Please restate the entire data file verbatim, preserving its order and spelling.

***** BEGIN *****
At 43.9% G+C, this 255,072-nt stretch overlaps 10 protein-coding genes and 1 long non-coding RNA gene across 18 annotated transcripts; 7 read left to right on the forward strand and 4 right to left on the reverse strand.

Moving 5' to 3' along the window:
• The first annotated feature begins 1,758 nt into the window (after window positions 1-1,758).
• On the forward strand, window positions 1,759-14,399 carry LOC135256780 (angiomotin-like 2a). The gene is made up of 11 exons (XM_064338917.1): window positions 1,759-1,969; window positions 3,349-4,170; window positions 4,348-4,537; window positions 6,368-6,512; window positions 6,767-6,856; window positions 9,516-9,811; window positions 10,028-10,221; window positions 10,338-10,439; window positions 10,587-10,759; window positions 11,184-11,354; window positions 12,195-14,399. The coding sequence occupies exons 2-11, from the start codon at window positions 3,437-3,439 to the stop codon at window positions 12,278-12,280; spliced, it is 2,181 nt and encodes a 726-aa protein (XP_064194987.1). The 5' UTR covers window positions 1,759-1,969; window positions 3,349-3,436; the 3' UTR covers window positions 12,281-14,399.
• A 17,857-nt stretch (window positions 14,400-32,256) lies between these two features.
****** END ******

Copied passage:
At 43.9% G+C, this 255,072-nt stretch overlaps 10 protein-coding genes and 1 long non-coding RNA gene across 18 annotated transcripts; 7 read left to right on the forward strand and 4 right to left on the reverse strand.

Moving 5' to 3' along the window:
• The first annotated feature begins 1,758 nt into the window (after window positions 1-1,758).
• On the forward strand, window positions 1,759-14,399 carry LOC135256780 (angiomotin-like 2a). The gene is made up of 11 exons (XM_064338917.1): window positions 1,759-1,969; window positions 3,349-4,170; window positions 4,348-4,537; window positions 6,368-6,512; window positions 6,767-6,856; window positions 9,516-9,811; window positions 10,028-10,221; window positions 10,338-10,439; window positions 10,587-10,759; window positions 11,184-11,354; window positions 12,195-14,399. The coding sequence occupies exons 2-11, from the start codon at window positions 3,437-3,439 to the stop codon at window positions 12,278-12,280; spliced, it is 2,181 nt and encodes a 726-aa protein (XP_064194987.1). The 5' UTR covers window positions 1,759-1,969; window positions 3,349-3,436; the 3' UTR covers window positions 12,281-14,399.
• A 17,857-nt stretch (window positions 14,400-32,256) lies between these two features.